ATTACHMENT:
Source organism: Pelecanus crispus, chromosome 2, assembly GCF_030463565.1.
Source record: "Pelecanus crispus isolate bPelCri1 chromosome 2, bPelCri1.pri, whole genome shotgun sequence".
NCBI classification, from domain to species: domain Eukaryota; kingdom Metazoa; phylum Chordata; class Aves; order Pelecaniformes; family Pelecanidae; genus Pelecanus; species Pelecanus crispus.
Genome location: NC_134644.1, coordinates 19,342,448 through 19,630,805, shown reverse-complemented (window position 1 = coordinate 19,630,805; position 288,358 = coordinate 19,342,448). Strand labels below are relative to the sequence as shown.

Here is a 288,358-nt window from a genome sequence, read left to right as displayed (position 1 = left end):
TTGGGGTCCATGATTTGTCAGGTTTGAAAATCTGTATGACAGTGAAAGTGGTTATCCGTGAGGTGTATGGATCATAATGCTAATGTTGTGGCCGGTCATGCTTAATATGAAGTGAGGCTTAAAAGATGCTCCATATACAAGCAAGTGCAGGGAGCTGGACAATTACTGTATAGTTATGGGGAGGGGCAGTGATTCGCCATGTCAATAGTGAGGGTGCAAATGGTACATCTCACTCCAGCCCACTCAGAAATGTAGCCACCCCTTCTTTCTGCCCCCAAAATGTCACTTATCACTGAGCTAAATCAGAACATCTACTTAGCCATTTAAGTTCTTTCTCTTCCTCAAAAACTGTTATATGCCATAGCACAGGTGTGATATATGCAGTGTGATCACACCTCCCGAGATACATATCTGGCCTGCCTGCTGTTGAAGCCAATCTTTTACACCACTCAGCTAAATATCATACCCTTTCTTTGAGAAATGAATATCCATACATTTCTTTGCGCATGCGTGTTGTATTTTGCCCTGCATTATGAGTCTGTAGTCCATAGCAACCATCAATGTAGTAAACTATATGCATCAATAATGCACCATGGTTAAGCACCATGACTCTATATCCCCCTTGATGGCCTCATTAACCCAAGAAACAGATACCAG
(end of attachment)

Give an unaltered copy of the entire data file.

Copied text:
Source organism: Pelecanus crispus, chromosome 2, assembly GCF_030463565.1.
Source record: "Pelecanus crispus isolate bPelCri1 chromosome 2, bPelCri1.pri, whole genome shotgun sequence".
NCBI classification, from domain to species: domain Eukaryota; kingdom Metazoa; phylum Chordata; class Aves; order Pelecaniformes; family Pelecanidae; genus Pelecanus; species Pelecanus crispus.
Genome location: NC_134644.1, coordinates 19,342,448 through 19,630,805, shown reverse-complemented (window position 1 = coordinate 19,630,805; position 288,358 = coordinate 19,342,448). Strand labels below are relative to the sequence as shown.

Here is a 288,358-nt window from a genome sequence, read left to right as displayed (position 1 = left end):
TTGGGGTCCATGATTTGTCAGGTTTGAAAATCTGTATGACAGTGAAAGTGGTTATCCGTGAGGTGTATGGATCATAATGCTAATGTTGTGGCCGGTCATGCTTAATATGAAGTGAGGCTTAAAAGATGCTCCATATACAAGCAAGTGCAGGGAGCTGGACAATTACTGTATAGTTATGGGGAGGGGCAGTGATTCGCCATGTCAATAGTGAGGGTGCAAATGGTACATCTCACTCCAGCCCACTCAGAAATGTAGCCACCCCTTCTTTCTGCCCCCAAAATGTCACTTATCACTGAGCTAAATCAGAACATCTACTTAGCCATTTAAGTTCTTTCTCTTCCTCAAAAACTGTTATATGCCATAGCACAGGTGTGATATATGCAGTGTGATCACACCTCCCGAGATACATATCTGGCCTGCCTGCTGTTGAAGCCAATCTTTTACACCACTCAGCTAAATATCATACCCTTTCTTTGAGAAATGAATATCCATACATTTCTTTGCGCATGCGTGTTGTATTTTGCCCTGCATTATGAGTCTGTAGTCCATAGCAACCATCAATGTAGTAAACTATATGCATCAATAATGCACCATGGTTAAGCACCATGACTCTATATCCCCCTTGATGGCCTCATTAACCCAAGAAACAGATACCAG